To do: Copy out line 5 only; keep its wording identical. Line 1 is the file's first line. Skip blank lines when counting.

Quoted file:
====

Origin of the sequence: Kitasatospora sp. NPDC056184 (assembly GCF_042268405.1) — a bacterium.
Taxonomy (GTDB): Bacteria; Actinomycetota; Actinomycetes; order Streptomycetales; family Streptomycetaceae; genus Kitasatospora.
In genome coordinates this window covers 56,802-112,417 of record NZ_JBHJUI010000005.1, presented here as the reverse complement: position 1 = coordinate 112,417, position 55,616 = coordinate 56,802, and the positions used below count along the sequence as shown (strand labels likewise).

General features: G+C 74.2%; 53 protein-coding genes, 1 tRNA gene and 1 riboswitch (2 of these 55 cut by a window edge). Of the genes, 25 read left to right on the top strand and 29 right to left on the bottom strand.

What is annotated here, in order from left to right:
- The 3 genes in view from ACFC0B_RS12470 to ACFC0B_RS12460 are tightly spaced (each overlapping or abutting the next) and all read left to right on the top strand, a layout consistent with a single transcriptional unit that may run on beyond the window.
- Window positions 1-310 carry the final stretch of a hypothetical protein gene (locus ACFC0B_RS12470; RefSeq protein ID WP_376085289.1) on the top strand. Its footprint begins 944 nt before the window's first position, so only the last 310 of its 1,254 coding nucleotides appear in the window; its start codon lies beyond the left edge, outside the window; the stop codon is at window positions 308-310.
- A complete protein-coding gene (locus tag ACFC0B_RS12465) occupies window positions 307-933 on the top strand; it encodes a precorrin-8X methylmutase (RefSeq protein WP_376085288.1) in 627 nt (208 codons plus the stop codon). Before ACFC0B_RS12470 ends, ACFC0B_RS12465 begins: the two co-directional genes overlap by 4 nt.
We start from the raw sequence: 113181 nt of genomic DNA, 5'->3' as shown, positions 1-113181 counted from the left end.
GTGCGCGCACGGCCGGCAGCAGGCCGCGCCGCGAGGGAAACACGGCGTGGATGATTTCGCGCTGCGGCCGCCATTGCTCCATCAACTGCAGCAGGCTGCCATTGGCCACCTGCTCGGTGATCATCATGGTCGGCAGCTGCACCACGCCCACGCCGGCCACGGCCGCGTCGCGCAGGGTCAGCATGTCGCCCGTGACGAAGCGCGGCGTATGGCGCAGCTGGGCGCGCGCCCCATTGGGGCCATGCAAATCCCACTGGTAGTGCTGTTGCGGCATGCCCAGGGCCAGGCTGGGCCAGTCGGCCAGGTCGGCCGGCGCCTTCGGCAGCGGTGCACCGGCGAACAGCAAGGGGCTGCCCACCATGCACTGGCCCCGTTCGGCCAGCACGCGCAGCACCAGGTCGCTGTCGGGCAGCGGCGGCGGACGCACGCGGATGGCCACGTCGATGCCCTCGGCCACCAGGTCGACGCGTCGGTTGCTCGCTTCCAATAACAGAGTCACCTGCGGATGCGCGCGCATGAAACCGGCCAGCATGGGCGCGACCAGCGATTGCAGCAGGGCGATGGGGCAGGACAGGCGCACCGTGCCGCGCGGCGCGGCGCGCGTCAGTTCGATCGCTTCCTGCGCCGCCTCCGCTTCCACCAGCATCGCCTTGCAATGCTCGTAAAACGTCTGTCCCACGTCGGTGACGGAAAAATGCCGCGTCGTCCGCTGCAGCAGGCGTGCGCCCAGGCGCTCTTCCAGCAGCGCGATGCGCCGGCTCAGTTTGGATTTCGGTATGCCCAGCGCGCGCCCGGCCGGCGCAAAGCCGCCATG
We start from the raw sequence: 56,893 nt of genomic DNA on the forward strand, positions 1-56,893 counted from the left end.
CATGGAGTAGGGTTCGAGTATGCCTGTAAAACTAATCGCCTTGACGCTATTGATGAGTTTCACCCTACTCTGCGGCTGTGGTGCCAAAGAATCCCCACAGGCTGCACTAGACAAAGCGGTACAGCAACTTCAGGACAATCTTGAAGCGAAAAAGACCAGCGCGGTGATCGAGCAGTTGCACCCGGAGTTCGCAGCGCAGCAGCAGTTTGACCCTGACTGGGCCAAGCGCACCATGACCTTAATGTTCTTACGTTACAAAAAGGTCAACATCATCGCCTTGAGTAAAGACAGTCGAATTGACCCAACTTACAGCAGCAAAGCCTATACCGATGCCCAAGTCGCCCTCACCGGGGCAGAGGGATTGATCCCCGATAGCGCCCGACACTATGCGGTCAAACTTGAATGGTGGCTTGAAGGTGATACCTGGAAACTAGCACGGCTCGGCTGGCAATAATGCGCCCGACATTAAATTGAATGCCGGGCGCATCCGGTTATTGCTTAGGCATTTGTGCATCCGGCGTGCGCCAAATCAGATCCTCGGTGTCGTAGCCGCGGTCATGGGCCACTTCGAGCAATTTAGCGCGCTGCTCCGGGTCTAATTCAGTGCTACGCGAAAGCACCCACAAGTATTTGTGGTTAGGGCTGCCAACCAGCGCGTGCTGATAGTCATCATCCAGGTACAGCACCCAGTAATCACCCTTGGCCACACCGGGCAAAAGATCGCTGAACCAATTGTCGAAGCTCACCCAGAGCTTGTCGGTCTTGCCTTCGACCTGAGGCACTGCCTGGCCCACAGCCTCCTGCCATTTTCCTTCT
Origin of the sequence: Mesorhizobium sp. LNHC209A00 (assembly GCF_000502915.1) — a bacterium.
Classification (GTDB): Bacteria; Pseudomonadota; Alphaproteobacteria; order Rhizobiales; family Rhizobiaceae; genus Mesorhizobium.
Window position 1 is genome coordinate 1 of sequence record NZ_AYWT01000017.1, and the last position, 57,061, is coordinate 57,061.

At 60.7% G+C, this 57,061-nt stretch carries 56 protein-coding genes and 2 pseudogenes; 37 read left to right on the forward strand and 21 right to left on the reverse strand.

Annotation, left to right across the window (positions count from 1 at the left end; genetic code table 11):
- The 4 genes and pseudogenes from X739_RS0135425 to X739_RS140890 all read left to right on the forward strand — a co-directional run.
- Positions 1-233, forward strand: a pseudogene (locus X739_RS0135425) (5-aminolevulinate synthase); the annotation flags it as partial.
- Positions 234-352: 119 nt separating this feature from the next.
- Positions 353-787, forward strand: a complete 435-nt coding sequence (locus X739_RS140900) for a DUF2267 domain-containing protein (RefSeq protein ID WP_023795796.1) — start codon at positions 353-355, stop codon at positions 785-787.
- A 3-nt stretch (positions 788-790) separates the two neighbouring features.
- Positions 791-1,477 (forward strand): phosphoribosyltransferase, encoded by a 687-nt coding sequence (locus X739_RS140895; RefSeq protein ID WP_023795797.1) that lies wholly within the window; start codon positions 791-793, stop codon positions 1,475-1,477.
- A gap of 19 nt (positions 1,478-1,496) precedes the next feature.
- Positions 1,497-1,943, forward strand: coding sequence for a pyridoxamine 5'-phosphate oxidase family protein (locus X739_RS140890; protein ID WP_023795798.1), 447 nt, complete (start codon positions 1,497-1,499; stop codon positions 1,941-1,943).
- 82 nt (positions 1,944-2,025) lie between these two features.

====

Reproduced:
What is annotated here, in order from left to right: